Masako Tsujimoto Noguchi,
Kouji Ishikawa, and
First, second, third, and fourth authors: National Agriculture and Food Organization, National Agricultural Research Center, Hokuriku Research Center, 1-2-1 Inada, Joetsu, Niigata, 943-0193, Japan; fifth author: Research Faculty of Agriculture, Hokkaido University, Sapporo, Hokkaido, 060-8589, Japan; sixth author: National Agriculture and Food Organization, National Institute of Vegetable and Tea Science, Shimada, Shizuoka, 428-8501, Japan; seventh author: National Institute for Agro-Environmental Sciences, Kannondai, Tsukuba, Ibaraki, 305-8604, Japan; eighth author: Shimane Agricultural Technology Center, Ashiwata 2440, Izumo, Shimane, 693-0035, Japan; ninth author: Niigata Agricultural Research Institute, 857 Nagakura, Nagaoka, Niigata, 940-0826, Japan; and tenth author: National Agriculture and Food Organization, National Agricultural Research Center for Kyushu Okinawa Region, 2421 Suya, Koshi, Kumamoto 861-1192, Japan.
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Accepted for publication 26 February 2010.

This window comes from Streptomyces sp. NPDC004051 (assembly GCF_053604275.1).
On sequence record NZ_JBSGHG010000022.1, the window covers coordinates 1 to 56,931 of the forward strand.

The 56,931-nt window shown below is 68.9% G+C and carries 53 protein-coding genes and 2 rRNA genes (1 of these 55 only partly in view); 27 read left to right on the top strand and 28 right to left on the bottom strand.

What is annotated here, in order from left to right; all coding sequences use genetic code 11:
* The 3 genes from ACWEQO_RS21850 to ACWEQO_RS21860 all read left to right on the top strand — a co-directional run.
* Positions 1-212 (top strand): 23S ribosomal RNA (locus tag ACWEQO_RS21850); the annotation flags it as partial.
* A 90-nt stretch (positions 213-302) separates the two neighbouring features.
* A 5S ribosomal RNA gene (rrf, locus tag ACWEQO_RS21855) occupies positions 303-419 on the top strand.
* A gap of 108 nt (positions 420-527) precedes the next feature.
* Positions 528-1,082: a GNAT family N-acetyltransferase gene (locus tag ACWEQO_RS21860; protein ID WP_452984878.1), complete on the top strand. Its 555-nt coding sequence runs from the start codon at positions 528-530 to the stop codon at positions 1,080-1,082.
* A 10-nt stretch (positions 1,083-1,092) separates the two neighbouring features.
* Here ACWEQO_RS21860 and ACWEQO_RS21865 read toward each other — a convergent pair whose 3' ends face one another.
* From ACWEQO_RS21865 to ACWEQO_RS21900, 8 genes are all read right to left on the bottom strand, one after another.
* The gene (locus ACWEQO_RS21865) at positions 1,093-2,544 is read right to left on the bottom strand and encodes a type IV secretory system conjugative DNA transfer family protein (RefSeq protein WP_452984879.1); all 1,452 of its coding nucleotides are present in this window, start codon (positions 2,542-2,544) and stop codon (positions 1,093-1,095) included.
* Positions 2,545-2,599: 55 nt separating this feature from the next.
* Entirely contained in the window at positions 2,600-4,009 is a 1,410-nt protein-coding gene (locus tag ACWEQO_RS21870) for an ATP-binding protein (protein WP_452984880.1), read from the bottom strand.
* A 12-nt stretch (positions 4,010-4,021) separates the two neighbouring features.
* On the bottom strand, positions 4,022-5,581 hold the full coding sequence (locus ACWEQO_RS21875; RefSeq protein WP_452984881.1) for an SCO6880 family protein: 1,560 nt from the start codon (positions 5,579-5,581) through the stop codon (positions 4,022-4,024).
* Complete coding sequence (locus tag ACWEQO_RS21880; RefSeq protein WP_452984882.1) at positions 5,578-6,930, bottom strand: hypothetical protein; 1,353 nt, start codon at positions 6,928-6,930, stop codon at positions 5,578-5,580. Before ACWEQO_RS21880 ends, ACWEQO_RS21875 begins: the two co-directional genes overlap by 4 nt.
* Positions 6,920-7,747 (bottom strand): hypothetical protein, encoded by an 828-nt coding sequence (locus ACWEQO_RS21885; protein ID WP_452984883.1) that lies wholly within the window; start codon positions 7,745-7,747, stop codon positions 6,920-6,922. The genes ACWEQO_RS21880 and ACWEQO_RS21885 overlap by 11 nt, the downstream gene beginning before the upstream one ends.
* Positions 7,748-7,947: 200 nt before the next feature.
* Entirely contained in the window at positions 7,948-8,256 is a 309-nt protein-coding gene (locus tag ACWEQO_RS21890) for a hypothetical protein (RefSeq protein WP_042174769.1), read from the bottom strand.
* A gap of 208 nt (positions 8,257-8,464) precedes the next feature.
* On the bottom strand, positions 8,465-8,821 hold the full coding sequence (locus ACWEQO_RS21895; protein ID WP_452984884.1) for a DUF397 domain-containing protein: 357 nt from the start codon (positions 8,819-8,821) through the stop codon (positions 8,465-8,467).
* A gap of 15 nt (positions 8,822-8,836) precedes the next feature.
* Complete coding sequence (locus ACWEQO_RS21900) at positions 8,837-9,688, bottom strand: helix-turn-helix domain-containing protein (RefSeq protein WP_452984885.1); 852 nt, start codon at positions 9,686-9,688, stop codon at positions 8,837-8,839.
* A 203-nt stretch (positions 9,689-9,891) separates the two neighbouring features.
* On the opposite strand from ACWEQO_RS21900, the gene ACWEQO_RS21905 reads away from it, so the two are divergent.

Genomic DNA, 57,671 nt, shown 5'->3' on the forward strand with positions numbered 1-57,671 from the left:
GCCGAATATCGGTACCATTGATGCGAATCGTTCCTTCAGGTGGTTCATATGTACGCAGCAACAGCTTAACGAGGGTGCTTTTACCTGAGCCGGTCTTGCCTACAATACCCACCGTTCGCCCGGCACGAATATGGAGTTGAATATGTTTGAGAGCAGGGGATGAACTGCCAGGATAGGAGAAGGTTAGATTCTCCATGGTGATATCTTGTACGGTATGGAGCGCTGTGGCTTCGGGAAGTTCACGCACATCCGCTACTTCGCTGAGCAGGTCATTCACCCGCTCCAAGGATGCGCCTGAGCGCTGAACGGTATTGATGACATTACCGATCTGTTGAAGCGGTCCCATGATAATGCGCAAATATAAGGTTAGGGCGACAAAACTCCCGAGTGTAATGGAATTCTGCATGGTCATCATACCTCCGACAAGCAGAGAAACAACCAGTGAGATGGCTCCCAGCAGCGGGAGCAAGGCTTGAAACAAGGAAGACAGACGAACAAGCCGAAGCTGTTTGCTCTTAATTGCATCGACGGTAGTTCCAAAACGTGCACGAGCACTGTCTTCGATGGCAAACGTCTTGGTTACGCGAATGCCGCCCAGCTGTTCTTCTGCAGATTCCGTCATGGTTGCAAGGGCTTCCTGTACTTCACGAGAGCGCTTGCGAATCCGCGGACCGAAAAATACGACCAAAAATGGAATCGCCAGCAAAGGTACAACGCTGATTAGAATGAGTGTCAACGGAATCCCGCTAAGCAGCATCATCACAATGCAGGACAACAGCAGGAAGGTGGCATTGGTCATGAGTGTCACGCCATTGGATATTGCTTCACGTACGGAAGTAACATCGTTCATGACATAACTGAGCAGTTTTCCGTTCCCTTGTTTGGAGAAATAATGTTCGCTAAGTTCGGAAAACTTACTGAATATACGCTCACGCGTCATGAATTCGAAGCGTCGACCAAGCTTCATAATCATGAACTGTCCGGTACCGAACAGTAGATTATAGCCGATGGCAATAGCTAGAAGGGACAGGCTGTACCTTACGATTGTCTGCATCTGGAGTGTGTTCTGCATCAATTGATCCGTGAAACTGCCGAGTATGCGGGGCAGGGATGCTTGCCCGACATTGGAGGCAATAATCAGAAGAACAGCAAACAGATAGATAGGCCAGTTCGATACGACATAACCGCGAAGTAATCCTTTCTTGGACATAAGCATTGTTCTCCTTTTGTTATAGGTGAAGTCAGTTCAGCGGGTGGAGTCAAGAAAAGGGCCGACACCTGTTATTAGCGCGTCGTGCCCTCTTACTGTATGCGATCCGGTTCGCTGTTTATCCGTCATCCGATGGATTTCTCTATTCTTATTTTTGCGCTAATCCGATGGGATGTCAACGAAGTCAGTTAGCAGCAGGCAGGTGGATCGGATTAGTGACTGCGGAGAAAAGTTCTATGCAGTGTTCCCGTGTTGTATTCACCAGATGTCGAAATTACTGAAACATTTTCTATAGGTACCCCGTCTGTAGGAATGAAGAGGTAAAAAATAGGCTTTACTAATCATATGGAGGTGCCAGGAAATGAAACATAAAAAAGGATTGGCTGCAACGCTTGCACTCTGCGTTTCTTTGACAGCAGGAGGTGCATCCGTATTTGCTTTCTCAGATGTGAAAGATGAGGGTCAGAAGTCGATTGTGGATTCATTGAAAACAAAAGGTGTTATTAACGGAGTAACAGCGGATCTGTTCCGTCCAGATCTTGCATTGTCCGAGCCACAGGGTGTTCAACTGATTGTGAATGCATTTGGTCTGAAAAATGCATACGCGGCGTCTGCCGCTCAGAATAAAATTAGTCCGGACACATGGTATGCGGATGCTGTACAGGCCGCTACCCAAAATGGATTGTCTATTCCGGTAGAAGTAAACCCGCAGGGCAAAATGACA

We analyzed the avirulence gene AVR-Pita1 in Japanese rice blast isolates to determine how they gain virulence toward rice cultivars containing the Pita resistance gene. An avirulent isolate, OS99-G-7a (G7a), from a Japanese commercial field contained two paralogs of AVR-Pita1, designated as AVR-Pita1JA and AVR-Pita1JB. Analysis of virulent, independent mutants derived from G7a, a single avirulent progenitor strain, indicated that AVR-Pita1JA was functional but AVR-Pita1JB was nonfunctional. The most frequent mutation was loss of AVR-Pita1JA. Analyses of field isolates collected from diverse areas in Japan revealed that most of the AVR-Pita1 genes carried by Japanese isolates were identical to AVR-Pita1JA or AVR-Pita1JB. The relationship between these major paralogs in Japanese isolates and the virulence of the strains carrying them indicate that AVR-Pita1JA is functional but AVR-Pita1JB is not, as is the case in G7a. Isolates that show virulence toward rice cultivars containing the Pita gene are presumed to have evolved virulence from avirulent origins via loss of AVR-Pita1JA, except for one case in which virulence resulted from a base substitution. In this study, we discuss the properties and specificities of Japanese rice blasts that relate to virulence against Pita-containing rice. Furthermore, we present a method to amplify AVR-Pita1JA and AVR-Pita1JB separately and, specifically, to monitor functional AVR-Pita1 in Japan.
Additional keywords:Magnaporthe oryzae, Pyricularia oryzae.
© 2010 The American Phytopathological Society